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Something Worth Fighting For

Heather S. | Financial Manager, Mother of 1

Actual Eczema Sufferer

I’m sitting in the waiting room of another dermatologist’s office on my quest for answers about the severe atopic dermatitis that has taken over my life. While filling out those all-too-familiar new patient forms, I remember the first time—the first set of paperwork at that first doctor’s appointment for that strange rash.

It was 16 years ago, but I can still see it perfectly. I have my new little baby asleep in his carrier. He has a huge scratch on his precious cheek, but it’s not from him. It’s a mark I left. It happened while he was eating. What should have been a loving caress from his mother turned into an injury because my hand is so rough, the skin cracked from atopic dermatitis. I remember thinking that it would never heal, that he would be made fun of just like his mother. I remember thinking I was the reason he would have that scar.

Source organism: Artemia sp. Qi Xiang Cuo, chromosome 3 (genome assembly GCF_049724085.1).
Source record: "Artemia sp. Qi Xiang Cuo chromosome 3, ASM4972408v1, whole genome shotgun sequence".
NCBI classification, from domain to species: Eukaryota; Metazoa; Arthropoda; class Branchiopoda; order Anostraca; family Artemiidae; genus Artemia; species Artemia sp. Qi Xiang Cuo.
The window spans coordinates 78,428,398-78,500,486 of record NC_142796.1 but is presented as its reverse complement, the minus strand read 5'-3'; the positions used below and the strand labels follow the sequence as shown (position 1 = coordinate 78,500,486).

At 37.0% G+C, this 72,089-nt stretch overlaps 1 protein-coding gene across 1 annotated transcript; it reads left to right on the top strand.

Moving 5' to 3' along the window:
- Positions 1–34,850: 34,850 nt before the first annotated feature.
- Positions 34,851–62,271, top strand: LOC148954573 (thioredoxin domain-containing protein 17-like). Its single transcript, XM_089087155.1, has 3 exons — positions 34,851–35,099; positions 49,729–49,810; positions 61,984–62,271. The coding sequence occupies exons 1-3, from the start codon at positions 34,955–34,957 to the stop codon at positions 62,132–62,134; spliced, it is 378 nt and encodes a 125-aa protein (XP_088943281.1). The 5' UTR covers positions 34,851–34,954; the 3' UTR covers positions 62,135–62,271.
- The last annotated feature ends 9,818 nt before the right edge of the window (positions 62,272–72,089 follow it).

After that afternoon feeding, I was very uneasy holding him again for the rest of the day. I started to put on white gloves before picking him up or making sure he was wrapped in a blanket—even though it was 90 degrees outside—just so there would be a barrier between him and me, his mother. When my husband got home from work, he told me that I needed to make a doctor appointment to see why my hands were so rough, because there should never be a barrier between a mother and her child.

Today, I’m trying to fill out the new patient forms with those same cracked hands, once again hoping for answers. Just trying to grip the pen is almost too much to bear, but there is hope behind the door separating me from the new doctor. And although these days my baby boy is now a super-tall teenager growing a beard on the same sweet cheeks I scratched, in my heart, he’ll always be that little baby in the carrier. He’ll always be my motivation for moving forward.

I will always remember how I felt when I scratched him, and how that motivated my relentless pursuit to find a doctor to help me.

Caregiver and patient stories reflect personal stories. Individual experiences may vary.